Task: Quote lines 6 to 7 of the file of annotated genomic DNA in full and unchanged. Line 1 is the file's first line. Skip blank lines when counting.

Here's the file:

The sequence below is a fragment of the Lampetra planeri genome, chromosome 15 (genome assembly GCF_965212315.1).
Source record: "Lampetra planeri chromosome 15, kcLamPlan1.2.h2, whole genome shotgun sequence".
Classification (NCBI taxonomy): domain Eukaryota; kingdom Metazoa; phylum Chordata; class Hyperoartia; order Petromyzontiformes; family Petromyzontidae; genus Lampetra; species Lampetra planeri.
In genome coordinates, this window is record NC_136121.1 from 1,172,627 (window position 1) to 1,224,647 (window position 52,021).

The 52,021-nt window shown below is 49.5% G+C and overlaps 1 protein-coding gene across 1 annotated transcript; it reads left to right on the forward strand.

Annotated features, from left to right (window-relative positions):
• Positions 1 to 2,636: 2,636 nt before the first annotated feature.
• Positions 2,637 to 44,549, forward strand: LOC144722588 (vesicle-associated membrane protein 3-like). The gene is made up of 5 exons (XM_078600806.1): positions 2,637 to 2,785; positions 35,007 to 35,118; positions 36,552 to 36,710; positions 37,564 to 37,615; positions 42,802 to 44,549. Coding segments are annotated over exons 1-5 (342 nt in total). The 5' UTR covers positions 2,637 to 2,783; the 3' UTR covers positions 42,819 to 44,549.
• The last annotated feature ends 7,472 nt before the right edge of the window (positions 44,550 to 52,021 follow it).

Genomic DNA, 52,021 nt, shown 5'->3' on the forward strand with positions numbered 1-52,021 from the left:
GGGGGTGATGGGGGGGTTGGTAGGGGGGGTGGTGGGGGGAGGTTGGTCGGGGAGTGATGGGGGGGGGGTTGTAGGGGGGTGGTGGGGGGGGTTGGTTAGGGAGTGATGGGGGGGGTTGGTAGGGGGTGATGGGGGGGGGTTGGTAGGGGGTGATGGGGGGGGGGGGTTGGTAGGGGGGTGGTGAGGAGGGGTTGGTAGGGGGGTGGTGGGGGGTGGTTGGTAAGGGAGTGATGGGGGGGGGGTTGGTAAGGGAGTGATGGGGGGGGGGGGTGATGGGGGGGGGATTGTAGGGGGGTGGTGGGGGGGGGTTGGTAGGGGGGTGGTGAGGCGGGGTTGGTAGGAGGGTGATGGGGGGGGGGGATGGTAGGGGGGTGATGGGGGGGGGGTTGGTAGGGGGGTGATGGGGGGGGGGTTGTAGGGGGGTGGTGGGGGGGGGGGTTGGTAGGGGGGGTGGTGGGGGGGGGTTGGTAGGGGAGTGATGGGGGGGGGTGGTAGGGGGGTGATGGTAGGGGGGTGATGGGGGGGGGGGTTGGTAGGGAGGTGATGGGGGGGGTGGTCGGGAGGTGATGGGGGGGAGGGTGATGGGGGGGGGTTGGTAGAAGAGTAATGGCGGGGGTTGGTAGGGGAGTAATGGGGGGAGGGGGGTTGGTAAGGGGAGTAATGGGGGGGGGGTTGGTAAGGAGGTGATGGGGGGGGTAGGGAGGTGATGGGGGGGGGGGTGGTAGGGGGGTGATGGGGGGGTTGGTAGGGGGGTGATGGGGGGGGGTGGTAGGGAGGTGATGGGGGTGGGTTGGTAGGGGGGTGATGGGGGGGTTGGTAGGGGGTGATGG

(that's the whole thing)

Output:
Annotated features, from left to right (window-relative positions):
• Positions 1 to 2,636: 2,636 nt before the first annotated feature.